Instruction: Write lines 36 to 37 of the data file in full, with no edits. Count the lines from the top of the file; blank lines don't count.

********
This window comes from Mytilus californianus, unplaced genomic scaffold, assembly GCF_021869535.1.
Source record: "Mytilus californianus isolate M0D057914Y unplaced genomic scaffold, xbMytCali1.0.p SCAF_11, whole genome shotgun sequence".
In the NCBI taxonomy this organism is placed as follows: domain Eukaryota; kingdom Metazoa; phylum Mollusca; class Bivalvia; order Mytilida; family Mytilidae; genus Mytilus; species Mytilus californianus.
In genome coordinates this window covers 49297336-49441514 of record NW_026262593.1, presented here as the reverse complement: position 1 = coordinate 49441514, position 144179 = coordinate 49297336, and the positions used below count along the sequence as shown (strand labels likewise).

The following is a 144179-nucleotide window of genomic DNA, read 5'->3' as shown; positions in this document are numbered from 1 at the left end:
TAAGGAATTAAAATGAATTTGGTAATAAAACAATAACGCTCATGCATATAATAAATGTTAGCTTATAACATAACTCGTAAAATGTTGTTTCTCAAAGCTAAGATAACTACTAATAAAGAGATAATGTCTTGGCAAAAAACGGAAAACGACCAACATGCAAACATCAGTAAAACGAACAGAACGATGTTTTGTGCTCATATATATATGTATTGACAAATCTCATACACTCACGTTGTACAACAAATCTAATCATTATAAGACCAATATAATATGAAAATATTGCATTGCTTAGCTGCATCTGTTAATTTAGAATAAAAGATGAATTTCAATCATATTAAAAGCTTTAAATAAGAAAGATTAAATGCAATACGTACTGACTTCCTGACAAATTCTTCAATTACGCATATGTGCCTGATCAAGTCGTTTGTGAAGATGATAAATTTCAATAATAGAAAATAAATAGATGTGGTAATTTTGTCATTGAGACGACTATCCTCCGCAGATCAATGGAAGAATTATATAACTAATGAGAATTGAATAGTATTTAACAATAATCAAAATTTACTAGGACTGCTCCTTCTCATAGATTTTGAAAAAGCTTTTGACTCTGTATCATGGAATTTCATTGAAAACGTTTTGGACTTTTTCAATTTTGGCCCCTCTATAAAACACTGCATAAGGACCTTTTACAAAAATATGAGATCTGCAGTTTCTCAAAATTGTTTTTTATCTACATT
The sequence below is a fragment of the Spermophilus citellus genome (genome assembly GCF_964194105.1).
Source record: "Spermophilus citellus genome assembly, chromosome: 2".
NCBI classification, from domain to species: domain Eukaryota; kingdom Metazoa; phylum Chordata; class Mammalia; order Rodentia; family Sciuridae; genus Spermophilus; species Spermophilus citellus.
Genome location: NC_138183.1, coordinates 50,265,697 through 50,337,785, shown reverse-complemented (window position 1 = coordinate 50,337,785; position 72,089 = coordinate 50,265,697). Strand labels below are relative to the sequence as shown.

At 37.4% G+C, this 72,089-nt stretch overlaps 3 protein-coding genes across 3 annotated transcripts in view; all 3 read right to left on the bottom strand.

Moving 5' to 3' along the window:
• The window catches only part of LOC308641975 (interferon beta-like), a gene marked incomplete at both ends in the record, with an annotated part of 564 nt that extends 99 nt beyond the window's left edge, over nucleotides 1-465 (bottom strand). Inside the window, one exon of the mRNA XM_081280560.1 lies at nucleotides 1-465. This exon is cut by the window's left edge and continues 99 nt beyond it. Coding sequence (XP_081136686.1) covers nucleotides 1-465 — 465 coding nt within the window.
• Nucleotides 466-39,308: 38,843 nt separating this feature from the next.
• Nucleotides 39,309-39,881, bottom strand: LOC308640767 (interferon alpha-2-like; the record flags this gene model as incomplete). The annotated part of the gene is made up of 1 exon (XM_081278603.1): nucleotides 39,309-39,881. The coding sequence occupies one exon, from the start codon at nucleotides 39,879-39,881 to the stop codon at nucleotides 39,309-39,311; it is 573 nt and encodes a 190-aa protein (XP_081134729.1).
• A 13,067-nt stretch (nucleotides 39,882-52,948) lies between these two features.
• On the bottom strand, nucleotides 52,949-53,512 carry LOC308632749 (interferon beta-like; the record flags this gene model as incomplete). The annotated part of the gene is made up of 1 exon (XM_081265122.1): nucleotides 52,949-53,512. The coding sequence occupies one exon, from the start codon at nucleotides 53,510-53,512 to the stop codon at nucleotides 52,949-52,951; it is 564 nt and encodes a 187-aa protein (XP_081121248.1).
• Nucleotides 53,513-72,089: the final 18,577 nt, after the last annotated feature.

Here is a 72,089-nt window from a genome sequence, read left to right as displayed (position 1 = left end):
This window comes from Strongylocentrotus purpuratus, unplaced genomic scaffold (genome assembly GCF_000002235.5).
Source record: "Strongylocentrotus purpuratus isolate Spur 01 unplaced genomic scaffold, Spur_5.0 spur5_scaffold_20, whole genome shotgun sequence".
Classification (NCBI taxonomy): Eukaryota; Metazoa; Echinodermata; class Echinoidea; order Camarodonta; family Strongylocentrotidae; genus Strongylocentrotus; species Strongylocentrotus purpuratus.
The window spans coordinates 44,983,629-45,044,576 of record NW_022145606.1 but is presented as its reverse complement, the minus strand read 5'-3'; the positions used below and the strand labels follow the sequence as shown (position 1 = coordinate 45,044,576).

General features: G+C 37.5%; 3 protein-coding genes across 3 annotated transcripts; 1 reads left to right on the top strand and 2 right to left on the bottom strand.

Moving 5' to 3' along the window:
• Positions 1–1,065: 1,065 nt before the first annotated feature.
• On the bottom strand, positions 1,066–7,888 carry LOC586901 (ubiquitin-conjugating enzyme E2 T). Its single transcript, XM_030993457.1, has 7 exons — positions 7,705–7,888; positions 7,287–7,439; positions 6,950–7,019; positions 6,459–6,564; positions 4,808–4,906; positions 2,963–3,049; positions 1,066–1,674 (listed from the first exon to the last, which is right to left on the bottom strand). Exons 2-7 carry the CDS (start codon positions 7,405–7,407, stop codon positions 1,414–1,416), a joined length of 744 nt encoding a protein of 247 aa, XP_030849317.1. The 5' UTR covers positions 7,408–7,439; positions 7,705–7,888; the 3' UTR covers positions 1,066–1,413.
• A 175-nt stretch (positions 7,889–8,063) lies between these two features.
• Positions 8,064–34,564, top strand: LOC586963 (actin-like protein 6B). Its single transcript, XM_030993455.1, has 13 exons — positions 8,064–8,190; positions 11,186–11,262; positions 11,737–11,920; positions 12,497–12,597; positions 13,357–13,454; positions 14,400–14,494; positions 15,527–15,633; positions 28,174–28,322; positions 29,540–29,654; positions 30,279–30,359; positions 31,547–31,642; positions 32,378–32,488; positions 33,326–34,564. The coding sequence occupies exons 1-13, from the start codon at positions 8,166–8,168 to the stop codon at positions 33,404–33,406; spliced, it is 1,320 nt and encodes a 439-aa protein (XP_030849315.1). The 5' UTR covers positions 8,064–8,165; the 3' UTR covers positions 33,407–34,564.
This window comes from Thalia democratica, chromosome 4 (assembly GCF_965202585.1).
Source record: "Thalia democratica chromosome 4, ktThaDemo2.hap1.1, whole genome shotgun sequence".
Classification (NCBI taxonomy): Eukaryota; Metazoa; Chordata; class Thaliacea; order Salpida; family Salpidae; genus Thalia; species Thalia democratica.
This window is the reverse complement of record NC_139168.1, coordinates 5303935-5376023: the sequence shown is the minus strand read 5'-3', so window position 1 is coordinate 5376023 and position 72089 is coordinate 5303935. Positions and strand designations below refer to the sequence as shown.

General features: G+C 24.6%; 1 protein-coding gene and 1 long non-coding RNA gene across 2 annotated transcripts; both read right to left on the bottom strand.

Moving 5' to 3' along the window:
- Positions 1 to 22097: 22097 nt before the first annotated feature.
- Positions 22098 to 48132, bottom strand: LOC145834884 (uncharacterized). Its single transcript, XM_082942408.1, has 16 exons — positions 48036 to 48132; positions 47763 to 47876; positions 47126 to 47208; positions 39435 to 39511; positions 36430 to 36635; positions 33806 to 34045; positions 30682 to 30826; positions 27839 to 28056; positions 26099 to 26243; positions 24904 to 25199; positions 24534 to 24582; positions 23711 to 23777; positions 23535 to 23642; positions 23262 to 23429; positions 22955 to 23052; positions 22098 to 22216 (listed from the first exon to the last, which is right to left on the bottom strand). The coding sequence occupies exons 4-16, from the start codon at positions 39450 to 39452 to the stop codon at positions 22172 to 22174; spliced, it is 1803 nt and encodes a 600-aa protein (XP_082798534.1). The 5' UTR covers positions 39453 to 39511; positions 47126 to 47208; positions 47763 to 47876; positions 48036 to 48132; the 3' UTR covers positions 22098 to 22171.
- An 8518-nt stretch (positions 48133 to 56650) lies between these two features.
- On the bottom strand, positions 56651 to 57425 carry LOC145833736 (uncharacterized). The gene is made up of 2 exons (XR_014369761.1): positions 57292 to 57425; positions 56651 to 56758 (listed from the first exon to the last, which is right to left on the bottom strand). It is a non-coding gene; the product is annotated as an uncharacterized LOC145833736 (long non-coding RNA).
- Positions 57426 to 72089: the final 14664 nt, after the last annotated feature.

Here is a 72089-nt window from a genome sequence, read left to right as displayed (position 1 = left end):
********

- Positions 1 to 22097: 22097 nt before the first annotated feature.
- Positions 22098 to 48132, bottom strand: LOC145834884 (uncharacterized). Its single transcript, XM_082942408.1, has 16 exons — positions 48036 to 48132; positions 47763 to 47876; positions 47126 to 47208; positions 39435 to 39511; positions 36430 to 36635; positions 33806 to 34045; positions 30682 to 30826; positions 27839 to 28056; positions 26099 to 26243; positions 24904 to 25199; positions 24534 to 24582; positions 23711 to 23777; positions 23535 to 23642; positions 23262 to 23429; positions 22955 to 23052; positions 22098 to 22216 (listed from the first exon to the last, which is right to left on the bottom strand). The coding sequence occupies exons 4-16, from the start codon at positions 39450 to 39452 to the stop codon at positions 22172 to 22174; spliced, it is 1803 nt and encodes a 600-aa protein (XP_082798534.1). The 5' UTR covers positions 39453 to 39511; positions 47126 to 47208; positions 47763 to 47876; positions 48036 to 48132; the 3' UTR covers positions 22098 to 22171.